What I really, really need is for this migraine streak from hell to end.  Just one migraine free day is all I ask.  Just one pain free day to give my mind and body a chance to recover.  Is that too much to bloody ask for?

Beyond Belief TV show on CBS

I am absolutely love the show Beyond Belief on CBS. The last episode I watched was on life after death experiences... the tunnel of light and what it actually means. It could mean your brain is shutting down and you are in a dream like state. Or it could mean there is life after death. I have always been agnostic when it comes to religion. I am open to the possibility of life after death, but I find it extremely difficult to firmly believe something without supporting evidence. So I do not have the faith required for any religion, nor do I have the firm belief of an atheist. I do understand the existentialist element to religion. That we fear death because of the gaping nothingness of it all, so we comfort ourselves with stories, useful fictions. I also believe we project our own human characteristics on what we consider to be divine. That does not mean I don't think there might be some sort of existence after death, only that I don't kid myself into believing it because I want to. One thing that kind of makes me think is what sort of existence life after death would be like. If we have a soul, or some sort of energy imprint, or life force... what would that be like without a brain? A great deal of what we are is part of our brain; our senses, perceptions, hormones, thinking.... Anyway, it brings out the philosopher in me. (Theorizing from fundamental reality)

Pros- many people have experienced the phenomena and many of them attribute a mystical explanation to it and who am I to say that was not the case? Life is full of those moment when you have that sensation of wonder, awe and connectivity of it all. Plus believing in life after death means for allowing for the possibility of ghosts and there are even more stories and even some research that is compelling there.

Cons- well, I know first hand how the brain can muck up our perceptions. Migraine auras make us see things that are not there, smell things that are not there, hear things that are not there and warp our visual perceptions so that things look like they are distorted, moving or too far away. Hard to really believe anything my brain tells me, even if it were a near death experience. And there is the very fact our brain needs to take in all that sense data and impose an interpretation onto it, and sometimes because of that very nature it gets it wrong (one example being optical illusions). Plus there is the whole sleep paralysis thing where I swear I am awake, lucid and aware but there are some freaky dream elements that I know are not real later, but sure seem like it at the time. I know we are capable of having different brain wave states that alter our perception and a near death experience seems like one of them.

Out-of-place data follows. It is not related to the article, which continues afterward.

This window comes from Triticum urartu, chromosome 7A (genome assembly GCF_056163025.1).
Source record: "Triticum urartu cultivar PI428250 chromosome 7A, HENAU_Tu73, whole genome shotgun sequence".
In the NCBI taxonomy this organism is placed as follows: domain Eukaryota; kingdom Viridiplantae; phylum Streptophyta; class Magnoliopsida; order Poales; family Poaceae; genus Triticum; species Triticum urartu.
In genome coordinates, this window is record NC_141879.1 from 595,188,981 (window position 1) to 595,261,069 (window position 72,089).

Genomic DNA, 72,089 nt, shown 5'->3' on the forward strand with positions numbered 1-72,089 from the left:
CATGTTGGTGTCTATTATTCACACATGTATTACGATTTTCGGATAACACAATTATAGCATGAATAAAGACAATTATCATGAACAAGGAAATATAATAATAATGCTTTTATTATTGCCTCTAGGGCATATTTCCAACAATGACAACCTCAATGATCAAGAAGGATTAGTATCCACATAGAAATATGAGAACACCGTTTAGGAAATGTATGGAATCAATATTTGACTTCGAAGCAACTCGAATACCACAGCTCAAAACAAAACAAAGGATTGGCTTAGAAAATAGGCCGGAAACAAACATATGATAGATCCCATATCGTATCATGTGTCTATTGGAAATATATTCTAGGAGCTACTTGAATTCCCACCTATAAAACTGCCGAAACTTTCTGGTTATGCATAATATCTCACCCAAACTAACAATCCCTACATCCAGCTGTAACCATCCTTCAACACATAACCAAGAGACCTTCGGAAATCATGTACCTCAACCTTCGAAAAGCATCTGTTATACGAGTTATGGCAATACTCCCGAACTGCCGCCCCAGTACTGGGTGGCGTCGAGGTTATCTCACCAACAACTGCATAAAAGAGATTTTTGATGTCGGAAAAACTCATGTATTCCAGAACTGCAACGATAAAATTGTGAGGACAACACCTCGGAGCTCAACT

It can go many ways really...
1) That warm fuzzy feeling. Faith is an odd phenomena and they did go into how the brain of someone with faith is different than the atheist. Maybe that is because the atheists, like my on the fence mind-set, gets caught up in the questions, the details, the hows, the whats and such. The person with faith however has an advantage over the rest of us, even if it is a useful fiction. If you think of someone really suffering, like us or in other equally horrific ways, the person with faith can weave meaning out of such an existence that I simply am incapable of doing. I don't think there is a reason for my suffering and I don't think my life has any meaning. But if I did, then wouldn't that make the suffering just a little more bearable? That there was a reason for it even if I could not understand it? That enduring it meant something. That my life was not just a waste of potential. That after I died, I would go to a wonderful place without pain? Not an end to pain... an entirely different existence without pain. There is some intrinsic comfort that comes with faith in an afterlife and a god. I wish I could have it and maybe not feel that this pain clouded life is utterly wasted.  Faith is not something that can be willed, however, and as I said I just can't believe something so strongly without research, debate and contemplation.  You have to envy someone that can believe so strongly that anything that happens to them was meant to happen to them and there was some cosmic design to their existence.